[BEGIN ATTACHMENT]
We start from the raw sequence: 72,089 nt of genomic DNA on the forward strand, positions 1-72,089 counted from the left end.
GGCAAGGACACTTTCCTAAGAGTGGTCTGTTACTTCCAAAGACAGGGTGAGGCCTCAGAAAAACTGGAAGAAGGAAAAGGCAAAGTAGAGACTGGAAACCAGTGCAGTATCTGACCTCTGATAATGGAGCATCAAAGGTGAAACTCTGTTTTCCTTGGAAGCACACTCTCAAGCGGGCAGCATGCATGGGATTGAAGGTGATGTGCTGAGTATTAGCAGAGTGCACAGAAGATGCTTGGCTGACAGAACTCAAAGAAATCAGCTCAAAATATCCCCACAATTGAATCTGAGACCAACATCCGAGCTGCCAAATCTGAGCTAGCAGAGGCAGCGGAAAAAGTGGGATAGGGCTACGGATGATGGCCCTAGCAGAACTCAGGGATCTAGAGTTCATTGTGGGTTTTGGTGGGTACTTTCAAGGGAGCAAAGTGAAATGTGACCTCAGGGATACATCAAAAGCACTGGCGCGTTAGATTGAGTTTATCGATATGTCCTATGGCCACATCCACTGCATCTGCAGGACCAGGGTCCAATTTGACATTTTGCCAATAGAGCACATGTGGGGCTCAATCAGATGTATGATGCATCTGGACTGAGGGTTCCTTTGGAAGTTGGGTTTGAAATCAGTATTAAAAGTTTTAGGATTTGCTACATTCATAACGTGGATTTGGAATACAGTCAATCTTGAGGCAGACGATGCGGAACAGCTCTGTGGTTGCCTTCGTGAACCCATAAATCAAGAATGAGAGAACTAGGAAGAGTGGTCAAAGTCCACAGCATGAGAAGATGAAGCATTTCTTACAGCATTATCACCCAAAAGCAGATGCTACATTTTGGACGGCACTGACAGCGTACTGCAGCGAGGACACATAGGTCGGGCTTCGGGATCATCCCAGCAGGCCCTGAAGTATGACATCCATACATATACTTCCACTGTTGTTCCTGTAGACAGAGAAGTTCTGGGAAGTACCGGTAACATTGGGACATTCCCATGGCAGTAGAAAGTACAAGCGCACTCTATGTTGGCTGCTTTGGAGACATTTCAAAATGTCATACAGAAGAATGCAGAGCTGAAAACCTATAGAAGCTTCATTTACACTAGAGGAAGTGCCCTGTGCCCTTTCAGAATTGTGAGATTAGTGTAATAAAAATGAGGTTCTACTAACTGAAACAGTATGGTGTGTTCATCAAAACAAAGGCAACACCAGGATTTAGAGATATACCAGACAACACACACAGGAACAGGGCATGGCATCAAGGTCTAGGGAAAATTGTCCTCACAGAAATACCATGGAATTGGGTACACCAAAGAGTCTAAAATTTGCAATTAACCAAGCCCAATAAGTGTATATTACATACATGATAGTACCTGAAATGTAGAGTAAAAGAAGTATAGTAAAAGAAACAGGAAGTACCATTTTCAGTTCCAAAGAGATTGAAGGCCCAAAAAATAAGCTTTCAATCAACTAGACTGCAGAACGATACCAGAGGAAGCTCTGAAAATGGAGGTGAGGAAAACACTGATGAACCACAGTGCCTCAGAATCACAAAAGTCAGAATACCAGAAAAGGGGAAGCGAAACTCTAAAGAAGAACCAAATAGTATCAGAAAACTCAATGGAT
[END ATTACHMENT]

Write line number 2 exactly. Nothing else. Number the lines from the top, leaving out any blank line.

GGCAAGGACACTTTCCTAAGAGTGGTCTGTTACTTCCAAAGACAGGGTGAGGCCTCAGAAAAACTGGAAGAAGGAAAAGGCAAAGTAGAGACTGGAAACCAGTGCAGTATCTGACCTCTGATAATGGAGCATCAAAGGTGAAACTCTGTTTTCCTTGGAAGCACACTCTCAAGCGGGCAGCATGCATGGGATTGAAGGTGATGTGCTGAGTATTAGCAGAGTGCACAGAAGATGCTTGGCTGACAGAACTCAAAGAAATCAGCTCAAAATATCCCCACAATTGAATCTGAGACCAACATCCGAGCTGCCAAATCTGAGCTAGCAGAGGCAGCGGAAAAAGTGGGATAGGGCTACGGATGATGGCCCTAGCAGAACTCAGGGATCTAGAGTTCATTGTGGGTTTTGGTGGGTACTTTCAAGGGAGCAAAGTGAAATGTGACCTCAGGGATACATCAAAAGCACTGGCGCGTTAGATTGAGTTTATCGATATGTCCTATGGCCACATCCACTGCATCTGCAGGACCAGGGTCCAATTTGACATTTTGCCAATAGAGCACATGTGGGGCTCAATCAGATGTATGATGCATCTGGACTGAGGGTTCCTTTGGAAGTTGGGTTTGAAATCAGTATTAAAAGTTTTAGGATTTGCTACATTCATAACGTGGATTTGGAATACAGTCAATCTTGAGGCAGACGATGCGGAACAGCTCTGTGGTTGCCTTCGTGAACCCATAAATCAAGAATGAGAGAACTAGGAAGAGTGGTCAAAGTCCACAGCATGAGAAGATGAAGCATTTCTTACAGCATTATCACCCAAAAGCAGATGCTACATTTTGGACGGCACTGACAGCGTACTGCAGCGAGGACACATAGGTCGGGCTTCGGGATCATCCCAGCAGGCCCTGAAGTATGACATCCATACATATACTTCCACTGTTGTTCCTGTAGACAGAGAAGTTCTGGGAAGTACCGGTAACATTGGGACATTCCCATGGCAGTAGAAAGTACAAGCGCACTCTATGTTGGCTGCTTTGGAGACATTTCAAAATGTCATACAGAAGAATGCAGAGCTGAAAACCTATAGAAGCTTCATTTACACTAGAGGAAGTGCCCTGTGCCCTTTCAGAATTGTGAGATTAGTGTAATAAAAATGAGGTTCTACTAACTGAAACAGTATGGTGTGTTCATCAAAACAAAGGCAACACCAGGATTTAGAGATATACCAGACAACACACACAGGAACAGGGCATGGCATCAAGGTCTAGGGAAAATTGTCCTCACAGAAATACCATGGAATTGGGTACACCAAAGAGTCTAAAATTTGCAATTAACCAAGCCCAATAAGTGTATATTACATACATGATAGTACCTGAAATGTAGAGTAAAAGAAGTATAGTAAAAGAAACAGGAAGTACCATTTTCAGTTCCAAAGAGATTGAAGGCCCAAAAAATAAGCTTTCAATCAACTAGACTGCAGAACGATACCAGAGGAAGCTCTGAAAATGGAGGTGAGGAAAACACTGATGAACCACAGTGCCTCAGAATCACAAAAGTCAGAATACCAGAAAAGGGGAAGCGAAACTCTAAAGAAGAACCAAATAGTATCAGAAAACTCAATGGAT